Gonzalez’s sense of contradiction in Heidegger’s readings could be analogous to someone having perceptual problems with a 2-dimensional photograph while not having yet realized that space has 3 dimensions (which would include not seeing the photo as “merely” 2-dimensional). Heidegger’s readings express occasions for thinking—doing something appropriate at the time, not a further unfolding of—or disclosing—a Logos. Everything for Heidegger is a temporalized conversation on a country path, so to speak, with more-or-less specific others (though I agree that MH’s “Country Path” essay is contrived). In a sense, thinking is essentially dramaturgical, just as Plato exhibited in the character of Socrates. Arendt’s comment about “rumors of a hidden king” was about an oral teaching, an occasioning, that entranced its audience with dialectical efficacy, in the Socratic sense of ’dialectic’.

Ereignis is indeed less about propositional communication than something else—at least (to my mind) an intimacy with “things” (others, times, texts) that is like tutorial (and Platonic immanence of the maieutic), bringing (granting) things or one into one’s own, its authentic bearing—a mirrorplay that may transform the be-ing of each in both, but at least facilitates things bearing their ownmost character, so beyond Socratic maieutic.

So, a text “speaks,” and (to Heidegger’s best student, Derrida) even speaking is writing. The condition of writing (and all the hermeneutical site-fulness of reading) belongs to speaking as well. Heidegger’s actual speaking (a lecture) is a trace of its time—an appropriative endeavor—and the text from the event is a literal trace of an event of appropriation (a presentational event—appropriate for its intended audience—relative to his reading of their time, i.e., an appropriation of the times).

The end of metaphysicalism is hallmarked by the occasionality of thinking. One should ask: What is Heidegger endeavoring to do with thinking through what he’s saying? Gonzalez seems to regard Heidegger’s reading of Plato as if discursive occasion (or site, re: “dwelling”) is irrelevant—as if doing is irrelevant in saying. Gonzalez seems to miss the integral “dialectical manner” of Plato, integral to Heideggerian thinking, that Jaspers “suggested” to Heidegger (who might have found the suggestion amusing).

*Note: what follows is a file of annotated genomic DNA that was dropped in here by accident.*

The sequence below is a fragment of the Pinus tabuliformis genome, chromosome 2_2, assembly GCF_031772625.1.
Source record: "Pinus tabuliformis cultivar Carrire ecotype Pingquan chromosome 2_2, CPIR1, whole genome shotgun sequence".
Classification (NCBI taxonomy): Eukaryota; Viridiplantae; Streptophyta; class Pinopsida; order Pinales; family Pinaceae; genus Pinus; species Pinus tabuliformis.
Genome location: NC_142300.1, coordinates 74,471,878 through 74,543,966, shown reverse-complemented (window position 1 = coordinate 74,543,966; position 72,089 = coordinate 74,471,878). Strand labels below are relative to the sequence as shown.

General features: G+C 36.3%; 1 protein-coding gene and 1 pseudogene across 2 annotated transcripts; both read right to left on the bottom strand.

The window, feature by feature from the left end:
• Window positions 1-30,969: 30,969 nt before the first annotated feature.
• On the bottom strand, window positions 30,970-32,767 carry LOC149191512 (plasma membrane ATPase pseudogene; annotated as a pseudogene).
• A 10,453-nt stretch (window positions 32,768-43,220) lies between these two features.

I wouldn’t call Heidegger a pragmatist, as Hubert Dreyfus made a career of doing; but there’s clearly a sense of site in Heidegger’s thinking that appears missing in Gonzalez’s reading, as if Gonzalez is blinded by the stark determinateness of his finding of blindness in Heidegger. His book, according to your review, possibly exposes Gonzalez’s implicit ontotheocentrism in the guise of a “Heidegger” who fails to remain consistent across discursive shows. Evidently, Gonzalez’s “Heidegger” calls for a therapy of consistency that is Gonzalez’s pretense of going beyond Heidegger. But that “Heidegger” seems to be a confused fiction.

In Heidegger’s campaign against dialectic, it’s not irrelevant to keep in mind the Cold War. The legacy of ontotheology is mirrored in political “dialectics” calling, to Heidegger’s mind, for “planetary thinking” (years before that became progressive doctrine). (Besides, the Fichtean dialectics of mid-20thC politics—both as Sovietism and the dynamic of the Cold War that Sovietism spawned—is not yet Hegelian; and Hegelian dialectic is no longer Platonic.) Gonzalez is misreading Heidegger’s point quoted about Ereignis vis-à-vis propositional thinking by seeing a “negative” point (worse yet, as if Platonic “dialectic” or maieutic expresses a negative motif in dialogal nonconcealment).

All in all, it seems that Gonzalez’s unprecendented attention to Plato-Heidegger interreading may occlude more than it enlightens by fundamentally misunderstanding Heidegger’s occasioned thinking. Your very laudable review doesn’t cause me to think that Gonzalez’s project is as laudable as you conclude. But you make clear to me that Gonzalez’s book might be very useful for deconstructive work.

Thanks again for your excellent writing and the stimulation you’ve provided.